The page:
When you have to be away from a project like this, even for a few days, it’s always difficult to get started again. When you’re away for a full month, returning to it is like walking into someone else’s shop. Tools that once came to hand automatically, without looking, now hide from me in plain view where I last laid them down. The sequence of building steps, once carefully arranged and ordered in your mind like planes queued up on a runway, becomes as confused as a flock of birds. What comes next? And then after that? I can’t remember. Even my notes need translation, like they were written by someone else.
I spent one whole day with a 14 foot cypress board laid out on the table saw, ready to rip, while I just walked around the shop – looking at everything, trying to remember, afraid to make the first cut on the sheer clamps, afraid I might be forgetting something important. In a way, you build a boat in your mind before you build it in wood, much like you create a piece of sculpture from a mental image. If you’re like me, when you don’t have that mental picture intact, you’re building blind. That’s especially true when the set of plans you have is more like guidelines than an actual set of instructions.
Here’s a good example of what I mean:
The interiors get a final finish coat of varnish when the boats are almost done. The epoxy will breakdown in sunlight without it. But the glossy surface of the epoxy needs to be roughed up with sandpaper for the varnish to stick. There are also some drips and sags to sand out. After an afternoon of dodging around the long sheer clamps, just laid on the hulls while thinking things over, it occurred to me it will be a lot easier to sand the interiors now, while they’re completely unobstructed, than later when they’re covered by the decks or behind a cage of framing. So, before mounting the clamps, the interiors got a thorough scraping and sanding. It will be a long time before I get to see the shiny again, but it will be much easier doing that step in this inverted order.
Shaving down the overlap seam.
Drips and sags shaved flat.
Here’s another one:
The plans call for the sheer clamps to be 1”x 1.5”. That’s all it says. It would be simple to assume you just rip planks of that dimension and fasten them in. When the decks go on later, they will need to make contact with the clamps all the way around the sheer, where they get screwed down to the hull. Well, the deck has a curved crown in it, which means it won’t lay on the sheer clamps at a right angle. In fact, the top edge of the sheer clamps needs to have a rolling bevel in it, since the angle of the deck changes from bow to stern. So you can’t just rip those boards to the exact dimensions. If you didn’t have a mental picture in your mind of how the deck meets the hull you wouldn’t think of that little detail until it was too late to change it. Not a disaster, maybe, but a hassle to compensate for later.
With that in mind, I took measures of the angles off the molds and cut the sheer clamps to the steepest angle – about 102 degrees – and mounted them slightly proud of the hull edge. A block plane will shave them down the to their final shape as the frames are added.
It takes lots of clamps to clamp the Sheer Clamps in place while the thickened epoxy glue sets. I used both temporary screws and clamps, since I didn’t have enough. Blocks protect the hull from the screw heads. Later, both frames and rub strips will be fastened through these same screw holes.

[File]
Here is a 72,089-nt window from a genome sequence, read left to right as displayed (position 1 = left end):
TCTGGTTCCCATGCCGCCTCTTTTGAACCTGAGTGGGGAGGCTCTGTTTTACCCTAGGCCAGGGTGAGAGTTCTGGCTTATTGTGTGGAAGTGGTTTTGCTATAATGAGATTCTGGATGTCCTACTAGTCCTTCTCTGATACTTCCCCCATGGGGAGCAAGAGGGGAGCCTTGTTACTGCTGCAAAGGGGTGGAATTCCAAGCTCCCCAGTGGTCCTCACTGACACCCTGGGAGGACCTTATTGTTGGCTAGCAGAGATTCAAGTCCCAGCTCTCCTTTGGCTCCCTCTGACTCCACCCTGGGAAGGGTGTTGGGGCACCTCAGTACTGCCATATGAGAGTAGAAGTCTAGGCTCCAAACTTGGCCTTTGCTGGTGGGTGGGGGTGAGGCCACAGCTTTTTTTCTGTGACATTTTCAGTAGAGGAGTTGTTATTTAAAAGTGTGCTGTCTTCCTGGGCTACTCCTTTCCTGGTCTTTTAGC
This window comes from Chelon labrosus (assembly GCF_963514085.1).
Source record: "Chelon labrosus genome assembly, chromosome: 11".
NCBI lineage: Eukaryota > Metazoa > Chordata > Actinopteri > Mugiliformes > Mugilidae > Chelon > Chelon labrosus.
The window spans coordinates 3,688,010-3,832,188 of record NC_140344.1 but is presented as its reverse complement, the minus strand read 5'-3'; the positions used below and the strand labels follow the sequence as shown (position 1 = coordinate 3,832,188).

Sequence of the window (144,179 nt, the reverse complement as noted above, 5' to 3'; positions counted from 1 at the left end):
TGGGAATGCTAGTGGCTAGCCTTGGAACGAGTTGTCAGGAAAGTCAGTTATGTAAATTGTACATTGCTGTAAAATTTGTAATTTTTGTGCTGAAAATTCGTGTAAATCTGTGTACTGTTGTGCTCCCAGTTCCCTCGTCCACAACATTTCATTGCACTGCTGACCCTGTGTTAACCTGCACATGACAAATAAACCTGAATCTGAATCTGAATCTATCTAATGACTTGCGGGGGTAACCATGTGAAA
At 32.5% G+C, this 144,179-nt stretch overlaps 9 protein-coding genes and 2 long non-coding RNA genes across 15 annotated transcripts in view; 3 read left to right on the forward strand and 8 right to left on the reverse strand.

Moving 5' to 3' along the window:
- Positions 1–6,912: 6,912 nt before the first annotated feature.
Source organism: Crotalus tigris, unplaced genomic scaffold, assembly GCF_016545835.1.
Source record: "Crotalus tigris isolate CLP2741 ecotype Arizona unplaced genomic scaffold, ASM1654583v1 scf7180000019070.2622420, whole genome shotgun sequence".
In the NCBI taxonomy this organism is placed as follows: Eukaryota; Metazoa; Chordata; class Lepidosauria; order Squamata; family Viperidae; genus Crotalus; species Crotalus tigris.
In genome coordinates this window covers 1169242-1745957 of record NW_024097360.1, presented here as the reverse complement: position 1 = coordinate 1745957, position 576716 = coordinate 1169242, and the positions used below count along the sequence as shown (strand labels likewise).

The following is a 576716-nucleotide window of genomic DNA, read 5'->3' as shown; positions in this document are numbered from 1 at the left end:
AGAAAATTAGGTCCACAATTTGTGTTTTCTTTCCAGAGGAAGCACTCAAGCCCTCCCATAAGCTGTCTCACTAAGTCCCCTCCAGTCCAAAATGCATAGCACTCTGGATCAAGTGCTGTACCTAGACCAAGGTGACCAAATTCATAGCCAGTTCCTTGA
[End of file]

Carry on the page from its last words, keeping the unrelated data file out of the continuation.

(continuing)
The plans call for the Sheer Clamps to be made from 1” thick Cedar. Some subtle twists and bends are required to fit them in place inside the hull, and it takes some persuasion to make a piece of wood that thick cooperate. These are then notched to seat the frame ends. I decided to make the fitting easier by laminating the Clamps in two thinner layers. The first layer is 3/4” Cypress, easy enough to bend in place. This worked well. Instead of notching that for the frames, I’ll fill in between the frames with a second layer of 3/4” Cypress, which will both lock the frames in place and stiffen the Clamps. This will also make a bigger target to hit with screws when mounting toe rails and such later.
Sheer Clamp, beveled and proud.
Screwed and glued.
Sheer Clamp meets Transom
With these pieces in place, framing of the interior can begin in earnest.
2 Replies to “Sheer Clamps”
Barry, I had difficulty visualizing what you were talking about re “sheer clamps”. Basically you added what we call an inwale in canoe building. Then attatch your deck and cockpit stringers to that just under your deck. I didn’t approach the problem that way. Perhaps the pictures being sent will explain what I did. Much easier.
Wednesday, August 26, 2009 – 02:09 PM
The Sheer Clamp is very much like a canoe’s inwhale. In many ways it serves the same purpose.
I’m not sure why they’re called “clamps” which seems confusing, except that many pieces are later screwed into them and thus clamped down – decks, frames, rails, trim, etc.. They do add strength as well as provide enough bulk to hold a lot of fasteners. Maybe because the rim of the hull gets “clamped” between this piece and the others? I’m not sure.
Regardless of how this piece got it’s name, it’s a pretty important piece. Like the ridge beam of a roof, it ties everything together, and appears in some form in almost every boat design I’ve ever seen.
And yes, the frames and stringers, or carlins, will attach to them. I think once I start putting it together (Very soon, I hope) and post some photos it will make more sense – some of these things are hard to describe in words.
Wednesday, August 26, 2009 – 05:27 PM